EARL OF CHATHAM.
On Lord Oxford's Motion to adjourn the House.
Ir is not with less grief than astonishment I hear the motion now made by the noble earl, at a time when the affairs of this country present on every side prospects full of awe, terror, and impending danger; when, I will be bold to say, events of a most alarming tendency, little expected or foreseen, will shortly happen; when a cloud, that may crush this nation, and bury it in destruction for ever, is ready to burst and overwhelm us in ruin. At so tremendous a season, it does not become your lordships, the great hereditary council of the nation, to neglect your duty, to retire to your country seats for six weeks, in quest of joy and merriment, while the real state of public affairs calls for grief, mourning, and lamentation; at least, for the fullest exertions of your wisdom. It is your duty, my lords, as the grand hereditary council of the nation, to advise your sovereign, to be the protectors of your country, to feel your own weight and authority. As hereditary counsellors, as members of this house, you stand between the crown and the people; you are nearer the throne than the other branch of the legislature; it is your duty to surround and protect, to counsel and supplicate it. You hold the balance; your duty is to see that the weights are properly poised, that the balance remains even, that neither may encroach on the other, and that the executive power may be prevented, by an unconstitutional exertion of even constitutional authority, from bringing the nation to destruction. My lords, I fear we are ar rived at the very brink of that state; and I am persuaded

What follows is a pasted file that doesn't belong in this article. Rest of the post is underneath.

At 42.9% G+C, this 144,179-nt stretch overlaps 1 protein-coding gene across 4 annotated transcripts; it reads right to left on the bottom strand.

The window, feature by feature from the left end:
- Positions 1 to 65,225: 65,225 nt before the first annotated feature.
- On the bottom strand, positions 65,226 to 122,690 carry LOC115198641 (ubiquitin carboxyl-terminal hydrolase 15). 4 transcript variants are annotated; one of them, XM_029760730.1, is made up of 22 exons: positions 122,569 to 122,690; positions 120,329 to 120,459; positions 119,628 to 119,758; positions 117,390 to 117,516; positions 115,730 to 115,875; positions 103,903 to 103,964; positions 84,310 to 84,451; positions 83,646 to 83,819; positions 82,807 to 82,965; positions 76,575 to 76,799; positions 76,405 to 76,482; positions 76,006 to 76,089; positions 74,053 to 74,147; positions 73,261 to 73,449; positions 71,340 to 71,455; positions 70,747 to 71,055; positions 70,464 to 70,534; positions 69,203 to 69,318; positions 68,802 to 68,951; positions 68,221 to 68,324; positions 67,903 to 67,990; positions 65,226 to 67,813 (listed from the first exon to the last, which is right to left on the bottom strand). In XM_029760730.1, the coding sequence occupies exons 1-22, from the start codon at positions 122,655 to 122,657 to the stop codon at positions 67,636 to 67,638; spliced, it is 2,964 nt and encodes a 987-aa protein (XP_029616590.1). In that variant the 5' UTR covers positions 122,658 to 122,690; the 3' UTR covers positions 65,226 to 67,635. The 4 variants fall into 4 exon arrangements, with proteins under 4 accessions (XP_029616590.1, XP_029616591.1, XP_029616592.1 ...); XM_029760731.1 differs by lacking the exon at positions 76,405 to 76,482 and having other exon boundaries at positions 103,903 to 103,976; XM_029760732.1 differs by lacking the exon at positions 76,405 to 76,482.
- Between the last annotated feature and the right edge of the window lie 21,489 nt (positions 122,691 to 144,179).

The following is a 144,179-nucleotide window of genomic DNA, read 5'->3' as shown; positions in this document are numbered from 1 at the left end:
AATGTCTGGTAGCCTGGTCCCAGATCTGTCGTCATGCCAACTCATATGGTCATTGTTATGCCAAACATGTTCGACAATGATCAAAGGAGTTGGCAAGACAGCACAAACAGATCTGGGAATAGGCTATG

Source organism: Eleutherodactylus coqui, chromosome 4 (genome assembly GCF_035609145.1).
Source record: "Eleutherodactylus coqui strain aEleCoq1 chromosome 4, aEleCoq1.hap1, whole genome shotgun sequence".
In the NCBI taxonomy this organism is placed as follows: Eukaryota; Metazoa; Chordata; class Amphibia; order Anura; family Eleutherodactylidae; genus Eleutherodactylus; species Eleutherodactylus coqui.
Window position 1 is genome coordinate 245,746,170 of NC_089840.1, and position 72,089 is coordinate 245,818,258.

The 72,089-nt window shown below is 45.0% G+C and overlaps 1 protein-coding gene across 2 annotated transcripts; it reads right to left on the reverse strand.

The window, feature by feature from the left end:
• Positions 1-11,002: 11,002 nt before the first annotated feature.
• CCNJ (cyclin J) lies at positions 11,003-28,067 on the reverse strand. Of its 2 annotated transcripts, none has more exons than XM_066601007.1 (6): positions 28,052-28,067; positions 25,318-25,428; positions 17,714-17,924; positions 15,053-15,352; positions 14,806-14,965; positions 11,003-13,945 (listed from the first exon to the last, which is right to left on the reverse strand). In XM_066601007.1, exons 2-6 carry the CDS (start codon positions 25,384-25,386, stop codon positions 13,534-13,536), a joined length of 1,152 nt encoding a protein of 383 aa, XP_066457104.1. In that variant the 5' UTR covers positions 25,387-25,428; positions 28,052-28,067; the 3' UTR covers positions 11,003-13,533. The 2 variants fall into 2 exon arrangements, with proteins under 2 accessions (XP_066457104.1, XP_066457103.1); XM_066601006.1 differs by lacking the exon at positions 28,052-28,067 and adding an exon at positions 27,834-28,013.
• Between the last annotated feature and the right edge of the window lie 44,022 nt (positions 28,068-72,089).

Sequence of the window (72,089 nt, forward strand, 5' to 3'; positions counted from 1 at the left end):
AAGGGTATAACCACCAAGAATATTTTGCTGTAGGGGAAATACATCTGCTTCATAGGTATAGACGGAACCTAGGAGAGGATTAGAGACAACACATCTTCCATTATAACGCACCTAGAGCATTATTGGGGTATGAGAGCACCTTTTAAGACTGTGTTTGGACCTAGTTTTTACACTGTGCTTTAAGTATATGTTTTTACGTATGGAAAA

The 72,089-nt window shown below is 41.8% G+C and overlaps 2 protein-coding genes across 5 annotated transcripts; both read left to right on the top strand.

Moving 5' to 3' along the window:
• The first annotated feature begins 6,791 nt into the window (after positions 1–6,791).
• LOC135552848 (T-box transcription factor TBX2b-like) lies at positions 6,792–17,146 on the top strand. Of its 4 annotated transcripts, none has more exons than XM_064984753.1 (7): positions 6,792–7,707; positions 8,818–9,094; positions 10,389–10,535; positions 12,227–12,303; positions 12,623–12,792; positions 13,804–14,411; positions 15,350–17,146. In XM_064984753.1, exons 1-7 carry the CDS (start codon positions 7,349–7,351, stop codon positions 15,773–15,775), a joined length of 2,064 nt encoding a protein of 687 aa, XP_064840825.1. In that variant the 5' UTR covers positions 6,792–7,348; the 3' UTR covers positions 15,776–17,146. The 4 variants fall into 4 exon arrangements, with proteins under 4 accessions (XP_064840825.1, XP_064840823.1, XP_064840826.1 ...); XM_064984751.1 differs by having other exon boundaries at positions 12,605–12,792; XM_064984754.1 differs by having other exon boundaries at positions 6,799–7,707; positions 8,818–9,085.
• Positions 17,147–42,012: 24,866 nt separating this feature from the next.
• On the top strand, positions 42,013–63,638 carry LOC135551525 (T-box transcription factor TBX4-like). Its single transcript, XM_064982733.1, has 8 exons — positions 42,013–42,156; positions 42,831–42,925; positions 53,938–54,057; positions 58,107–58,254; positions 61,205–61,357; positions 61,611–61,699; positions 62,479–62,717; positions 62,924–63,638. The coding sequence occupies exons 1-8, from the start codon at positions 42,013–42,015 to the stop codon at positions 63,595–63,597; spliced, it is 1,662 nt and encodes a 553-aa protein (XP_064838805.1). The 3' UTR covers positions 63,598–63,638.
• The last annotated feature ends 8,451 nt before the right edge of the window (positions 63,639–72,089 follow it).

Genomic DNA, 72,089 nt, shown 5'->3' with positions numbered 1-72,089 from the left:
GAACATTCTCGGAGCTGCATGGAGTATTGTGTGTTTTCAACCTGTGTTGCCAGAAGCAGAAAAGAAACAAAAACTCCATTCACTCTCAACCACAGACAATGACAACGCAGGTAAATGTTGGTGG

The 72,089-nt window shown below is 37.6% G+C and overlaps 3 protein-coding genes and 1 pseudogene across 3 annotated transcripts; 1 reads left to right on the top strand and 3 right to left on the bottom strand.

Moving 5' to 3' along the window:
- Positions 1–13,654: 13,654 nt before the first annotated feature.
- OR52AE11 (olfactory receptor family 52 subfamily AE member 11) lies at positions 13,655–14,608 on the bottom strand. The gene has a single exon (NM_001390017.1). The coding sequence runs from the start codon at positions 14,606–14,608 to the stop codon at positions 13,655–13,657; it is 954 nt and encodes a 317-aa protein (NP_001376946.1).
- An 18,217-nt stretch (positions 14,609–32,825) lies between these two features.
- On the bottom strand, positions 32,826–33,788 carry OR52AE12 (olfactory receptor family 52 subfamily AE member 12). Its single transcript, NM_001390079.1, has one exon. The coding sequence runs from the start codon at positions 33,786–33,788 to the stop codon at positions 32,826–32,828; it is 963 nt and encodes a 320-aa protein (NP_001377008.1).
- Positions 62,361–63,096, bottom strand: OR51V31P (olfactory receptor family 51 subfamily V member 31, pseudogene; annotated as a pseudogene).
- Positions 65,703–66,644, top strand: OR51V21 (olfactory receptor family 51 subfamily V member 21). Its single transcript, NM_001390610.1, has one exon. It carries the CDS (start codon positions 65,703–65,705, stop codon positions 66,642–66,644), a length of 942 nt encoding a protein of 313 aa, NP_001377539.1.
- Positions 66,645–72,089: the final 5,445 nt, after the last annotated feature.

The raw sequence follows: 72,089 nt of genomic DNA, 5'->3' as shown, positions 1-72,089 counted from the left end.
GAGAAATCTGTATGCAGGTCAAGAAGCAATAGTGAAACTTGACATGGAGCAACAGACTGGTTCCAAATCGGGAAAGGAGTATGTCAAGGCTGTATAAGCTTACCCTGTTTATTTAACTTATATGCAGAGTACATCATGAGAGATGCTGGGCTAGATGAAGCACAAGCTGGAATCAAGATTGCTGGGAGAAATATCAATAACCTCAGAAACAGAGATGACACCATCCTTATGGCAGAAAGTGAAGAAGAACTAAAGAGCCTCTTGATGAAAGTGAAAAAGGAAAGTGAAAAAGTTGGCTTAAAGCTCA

that nothing short of a spirited interposition on your part, in giving speedy and wholesome advice to your sovereign, can prevent the people from feeling beyond remedy the full effects of that ruin which ministers have brought upon us. These calamitous circumstances ministers have been the cause of: and shall we, in such a state of things, when every moment teems with events productive of the most fatal narratives, shall we trust, during an adjournment of six weeks, to those men who have brought those calamities upon us, when, per. haps, our utter overthrow is plotting, nay ripe for exe cution, without almost a possibility of prevention? Ten thousand brave men have fallen victims to ignorance and rashness. The only army you have in America may, by this time, be no more. This very nation re mains no longer safe than its enemies think proper to permit. I do not augur ill. Events of a most critical nature may take place before our next meeting. Will your lordships, then, in such a 'state of things, trust to the guidance of men who in every single step of this cruel, this wicked war, from the very beginning, have proved themselves weak, ignorant, and mistaken? I will not say, my lords, nor do I mean any thing personal, or that they have brought premeditated ruin on this coun try. I will not suppose that they foresaw what has since happened; but I do contend, my lords, that their want of wisdom, their incapacity, their temerity in depending on their own judgment, or their base compliances with the orders and dictates of others, perhaps caused by the influence of one or two individuals, have rendered them totally unworthy of your lordships' confidence, of the confidence of parliament, and those whose rights they are the constitutional guardians of, the people at large, A remonstrance, my lords, should be carried to the throne. The king has been deluded by his ministers; they have been imposed on by false information, or have, from motives best known to themselves, given apparent credit to what they have been convinced in